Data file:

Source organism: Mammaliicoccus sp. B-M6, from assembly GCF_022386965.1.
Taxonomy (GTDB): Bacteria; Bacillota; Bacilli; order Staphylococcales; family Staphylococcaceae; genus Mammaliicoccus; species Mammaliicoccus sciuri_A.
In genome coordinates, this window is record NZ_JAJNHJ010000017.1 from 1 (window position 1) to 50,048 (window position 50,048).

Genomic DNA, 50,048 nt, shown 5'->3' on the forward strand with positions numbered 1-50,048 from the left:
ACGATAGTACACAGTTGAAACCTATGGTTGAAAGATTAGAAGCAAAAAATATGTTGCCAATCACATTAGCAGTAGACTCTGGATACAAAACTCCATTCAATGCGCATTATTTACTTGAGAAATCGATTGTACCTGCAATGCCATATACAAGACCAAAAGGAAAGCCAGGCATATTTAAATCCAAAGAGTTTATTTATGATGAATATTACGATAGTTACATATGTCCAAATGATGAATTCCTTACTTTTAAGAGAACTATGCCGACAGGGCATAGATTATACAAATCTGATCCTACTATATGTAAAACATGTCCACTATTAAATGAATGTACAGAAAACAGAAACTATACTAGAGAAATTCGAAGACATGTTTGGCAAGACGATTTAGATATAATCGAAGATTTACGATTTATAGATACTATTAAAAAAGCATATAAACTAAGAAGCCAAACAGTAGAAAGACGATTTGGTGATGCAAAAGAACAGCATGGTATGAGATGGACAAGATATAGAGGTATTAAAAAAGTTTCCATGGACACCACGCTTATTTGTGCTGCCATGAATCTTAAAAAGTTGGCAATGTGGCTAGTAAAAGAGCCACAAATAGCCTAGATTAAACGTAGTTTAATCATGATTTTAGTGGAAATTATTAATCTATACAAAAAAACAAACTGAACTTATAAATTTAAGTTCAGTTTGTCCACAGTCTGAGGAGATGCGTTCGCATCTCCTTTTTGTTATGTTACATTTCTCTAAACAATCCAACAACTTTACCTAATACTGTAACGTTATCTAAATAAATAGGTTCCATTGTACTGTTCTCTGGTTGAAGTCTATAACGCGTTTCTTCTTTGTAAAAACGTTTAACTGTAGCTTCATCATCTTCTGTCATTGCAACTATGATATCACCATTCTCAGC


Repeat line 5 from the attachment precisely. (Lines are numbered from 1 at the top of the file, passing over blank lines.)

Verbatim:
ACGATAGTACACAGTTGAAACCTATGGTTGAAAGATTAGAAGCAAAAAATATGTTGCCAATCACATTAGCAGTAGACTCTGGATACAAAACTCCATTCAATGCGCATTATTTACTTGAGAAATCGATTGTACCTGCAATGCCATATACAAGACCAAAAGGAAAGCCAGGCATATTTAAATCCAAAGAGTTTATTTATGATGAATATTACGATAGTTACATATGTCCAAATGATGAATTCCTTACTTTTAAGAGAACTATGCCGACAGGGCATAGATTATACAAATCTGATCCTACTATATGTAAAACATGTCCACTATTAAATGAATGTACAGAAAACAGAAACTATACTAGAGAAATTCGAAGACATGTTTGGCAAGACGATTTAGATATAATCGAAGATTTACGATTTATAGATACTATTAAAAAAGCATATAAACTAAGAAGCCAAACAGTAGAAAGACGATTTGGTGATGCAAAAGAACAGCATGGTATGAGATGGACAAGATATAGAGGTATTAAAAAAGTTTCCATGGACACCACGCTTATTTGTGCTGCCATGAATCTTAAAAAGTTGGCAATGTGGCTAGTAAAAGAGCCACAAATAGCCTAGATTAAACGTAGTTTAATCATGATTTTAGTGGAAATTATTAATCTATACAAAAAAACAAACTGAACTTATAAATTTAAGTTCAGTTTGTCCACAGTCTGAGGAGATGCGTTCGCATCTCCTTTTTGTTATGTTACATTTCTCTAAACAATCCAACAACTTTACCTAATACTGTAACGTTATCTAAATAAATAGGTTCCATTGTACTGTTCTCTGGTTGAAGTCTATAACGCGTTTCTTCTTTGTAAAAACGTTTAACTGTAGCTTCATCATCTTCTGTCATTGCAACTATGATATCACCATTCTCAGC